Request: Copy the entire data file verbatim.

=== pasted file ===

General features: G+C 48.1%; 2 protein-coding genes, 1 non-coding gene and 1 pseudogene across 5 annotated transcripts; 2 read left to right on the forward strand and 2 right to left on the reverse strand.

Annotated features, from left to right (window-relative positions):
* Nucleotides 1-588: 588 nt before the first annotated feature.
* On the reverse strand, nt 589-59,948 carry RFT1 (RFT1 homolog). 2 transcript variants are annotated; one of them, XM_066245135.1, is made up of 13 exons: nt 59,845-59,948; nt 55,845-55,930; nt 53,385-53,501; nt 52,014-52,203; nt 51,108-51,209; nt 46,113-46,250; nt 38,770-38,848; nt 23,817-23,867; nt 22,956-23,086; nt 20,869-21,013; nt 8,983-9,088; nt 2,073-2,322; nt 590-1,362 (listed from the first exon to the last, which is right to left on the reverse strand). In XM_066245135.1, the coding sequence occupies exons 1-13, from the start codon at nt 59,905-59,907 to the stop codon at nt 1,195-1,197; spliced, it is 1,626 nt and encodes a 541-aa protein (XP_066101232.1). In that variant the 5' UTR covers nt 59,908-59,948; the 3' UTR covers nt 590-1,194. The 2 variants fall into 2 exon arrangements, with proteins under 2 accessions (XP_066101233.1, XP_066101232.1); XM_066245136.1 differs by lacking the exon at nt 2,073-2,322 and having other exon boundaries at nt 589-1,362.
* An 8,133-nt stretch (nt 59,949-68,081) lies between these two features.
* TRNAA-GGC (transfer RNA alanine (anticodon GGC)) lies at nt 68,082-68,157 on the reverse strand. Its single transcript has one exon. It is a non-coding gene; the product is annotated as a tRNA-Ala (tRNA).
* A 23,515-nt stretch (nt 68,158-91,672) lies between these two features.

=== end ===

General features: G+C 48.1%; 2 protein-coding genes, 1 non-coding gene and 1 pseudogene across 5 annotated transcripts; 2 read left to right on the forward strand and 2 right to left on the reverse strand.

Annotated features, from left to right (window-relative positions):
* Nucleotides 1-588: 588 nt before the first annotated feature.
* On the reverse strand, nt 589-59,948 carry RFT1 (RFT1 homolog). 2 transcript variants are annotated; one of them, XM_066245135.1, is made up of 13 exons: nt 59,845-59,948; nt 55,845-55,930; nt 53,385-53,501; nt 52,014-52,203; nt 51,108-51,209; nt 46,113-46,250; nt 38,770-38,848; nt 23,817-23,867; nt 22,956-23,086; nt 20,869-21,013; nt 8,983-9,088; nt 2,073-2,322; nt 590-1,362 (listed from the first exon to the last, which is right to left on the reverse strand). In XM_066245135.1, the coding sequence occupies exons 1-13, from the start codon at nt 59,905-59,907 to the stop codon at nt 1,195-1,197; spliced, it is 1,626 nt and encodes a 541-aa protein (XP_066101232.1). In that variant the 5' UTR covers nt 59,908-59,948; the 3' UTR covers nt 590-1,194. The 2 variants fall into 2 exon arrangements, with proteins under 2 accessions (XP_066101233.1, XP_066101232.1); XM_066245136.1 differs by lacking the exon at nt 2,073-2,322 and having other exon boundaries at nt 589-1,362.
* An 8,133-nt stretch (nt 59,949-68,081) lies between these two features.
* TRNAA-GGC (transfer RNA alanine (anticodon GGC)) lies at nt 68,082-68,157 on the reverse strand. Its single transcript has one exon. It is a non-coding gene; the product is annotated as a tRNA-Ala (tRNA).
* A 23,515-nt stretch (nt 68,158-91,672) lies between these two features.